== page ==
In the novel, Olivia has to explore her past in order to figure out her present. Do you think we can ever let the past go, or heal it? Or are there always scars?
I think we can only go by our own experiences of these things, but for me, the past is always there, informing the future. “Letting go” is a sort of figurative thing—we don’t actually “let go” of memories; we store them in the brain, and in aggregate, they make us who we are. Scars, healing, letting go, holding on—I think these are all useful emotional constructs that help us make sense of the often random sequence of events that make a life. I do think there is great power in how we choose to think about past events, though, and the metaphorical language we use to frame them--whether we choose to think of negative things that have happened as scars or as stepping stones or as water under the bridge…
Let’s talk craft. What kind of writer are you? Do you outline? Do you just follow your pen? What’s your writerly day like?
I write in several forms, and my process is very different in each. When I am screenwriting, which is how I have spent most of my time in 2013, I outline. You have to outline! Collaboration requires a much earlier articulation of the broad strokes of a story. I do retain some of my fiction writing process, though, and spend some pre-outline time meditating on moments and characters that possess me with an urgency I don’t yet understand.
That is my fiction writing process—to seize on some moment that seems to contain more than I know—two redheaded girls swimming in the ocean, a pink nursery with empty cribs, tomato plants weighed down with fruit ripe past bursting—and investigate, in an associative way, feeling my way along a wall in the dark. Often I have ten or twenty pages of wanderings before I figure out what the story is in a short story. But if I feel compelled in that mysterious way, I know I’m onto something worth writing about.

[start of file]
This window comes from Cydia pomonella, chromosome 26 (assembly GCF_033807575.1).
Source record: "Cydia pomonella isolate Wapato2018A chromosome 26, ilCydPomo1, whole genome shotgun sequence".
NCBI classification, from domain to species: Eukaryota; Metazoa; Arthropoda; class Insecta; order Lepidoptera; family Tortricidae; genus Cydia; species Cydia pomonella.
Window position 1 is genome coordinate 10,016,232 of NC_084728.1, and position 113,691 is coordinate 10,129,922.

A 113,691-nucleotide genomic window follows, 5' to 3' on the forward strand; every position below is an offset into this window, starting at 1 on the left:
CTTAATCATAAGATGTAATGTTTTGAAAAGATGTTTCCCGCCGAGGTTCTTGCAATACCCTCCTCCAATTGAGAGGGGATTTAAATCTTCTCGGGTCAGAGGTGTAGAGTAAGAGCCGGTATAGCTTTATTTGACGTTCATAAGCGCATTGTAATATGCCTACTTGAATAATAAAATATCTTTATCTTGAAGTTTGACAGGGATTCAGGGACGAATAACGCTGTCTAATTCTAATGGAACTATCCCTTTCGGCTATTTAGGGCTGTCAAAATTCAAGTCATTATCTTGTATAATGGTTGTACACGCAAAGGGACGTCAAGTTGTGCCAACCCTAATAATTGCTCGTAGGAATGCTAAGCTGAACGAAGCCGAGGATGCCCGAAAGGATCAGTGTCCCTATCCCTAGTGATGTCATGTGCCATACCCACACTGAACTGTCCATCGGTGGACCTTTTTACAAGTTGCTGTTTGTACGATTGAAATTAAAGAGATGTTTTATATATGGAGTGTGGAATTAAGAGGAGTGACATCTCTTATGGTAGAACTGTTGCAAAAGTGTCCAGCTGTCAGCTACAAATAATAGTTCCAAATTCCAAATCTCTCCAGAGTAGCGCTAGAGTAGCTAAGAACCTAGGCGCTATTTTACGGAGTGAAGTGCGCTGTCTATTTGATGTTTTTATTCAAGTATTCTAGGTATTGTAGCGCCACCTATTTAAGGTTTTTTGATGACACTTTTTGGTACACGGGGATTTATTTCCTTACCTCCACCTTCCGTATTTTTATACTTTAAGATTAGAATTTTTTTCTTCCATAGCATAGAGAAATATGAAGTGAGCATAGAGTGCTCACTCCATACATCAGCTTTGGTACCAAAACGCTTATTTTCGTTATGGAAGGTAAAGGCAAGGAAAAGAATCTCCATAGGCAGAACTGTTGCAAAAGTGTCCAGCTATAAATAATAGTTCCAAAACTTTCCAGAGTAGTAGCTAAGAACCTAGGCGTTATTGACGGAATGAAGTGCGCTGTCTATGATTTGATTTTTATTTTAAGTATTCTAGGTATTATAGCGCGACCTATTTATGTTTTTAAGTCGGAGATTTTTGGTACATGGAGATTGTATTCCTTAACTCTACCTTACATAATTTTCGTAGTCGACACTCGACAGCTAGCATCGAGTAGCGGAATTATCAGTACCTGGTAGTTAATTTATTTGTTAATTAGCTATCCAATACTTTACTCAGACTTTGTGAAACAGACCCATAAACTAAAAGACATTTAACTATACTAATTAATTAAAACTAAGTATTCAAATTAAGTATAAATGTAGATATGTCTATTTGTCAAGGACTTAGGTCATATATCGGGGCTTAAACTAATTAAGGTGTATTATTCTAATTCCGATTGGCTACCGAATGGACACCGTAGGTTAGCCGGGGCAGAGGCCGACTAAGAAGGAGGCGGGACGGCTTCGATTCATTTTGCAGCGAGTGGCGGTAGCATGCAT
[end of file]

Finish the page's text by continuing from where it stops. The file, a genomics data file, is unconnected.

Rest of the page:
My writerly day changes with my life and my job and so many factors. I wish I were a more consistent writer, with a uniformly productive schedule, but the truth is, often I have to spend hours doing chores, walking the dog, wandering around, staring out windows, doing other jobs, etc., before whatever was percolating in my brain presents itself, and then I’ll sit down and out it will pour, sometimes in great six-hour sessions. It’s not waiting for the muse, since I am working during all those window-staring hours. It has taken years of practice for me to allow that this is part of my process, and not to feel guilty for the time spent not moving my fingers on the keyboard. But I do my best work when I am flexible and kind to myself.
what’s obsessing you now and why?
I’m obsessed with animals, now and always, and how we project onto them. (A dog dies in a war movie and we weep, even as soldiers fall left and right!) Right now I am a bit obsessed with the idea of disappearing places—sinking islands, vanishing cultures and languages. And I’m obsessed with the world of Hollywood, in which I am working as a screenwriter—it’s a culture that still feels very surreal, very different from what I have known before, and very fascinating.
What question didn’t I ask that I should have?
What do you know for sure WON’T be part of your next book?
An adolescent first person narrator! As much as I love Olivia, I spent ten years with a short-sighted, frustrated, angsty teenaged mind living inside my own. It felt wonderful to write her adult perspective into the book, and now that the book is going out into the world, it feels like Olivia is growing up in yet another way. I wish her all good things in her life after the last page of the book. And I will miss her.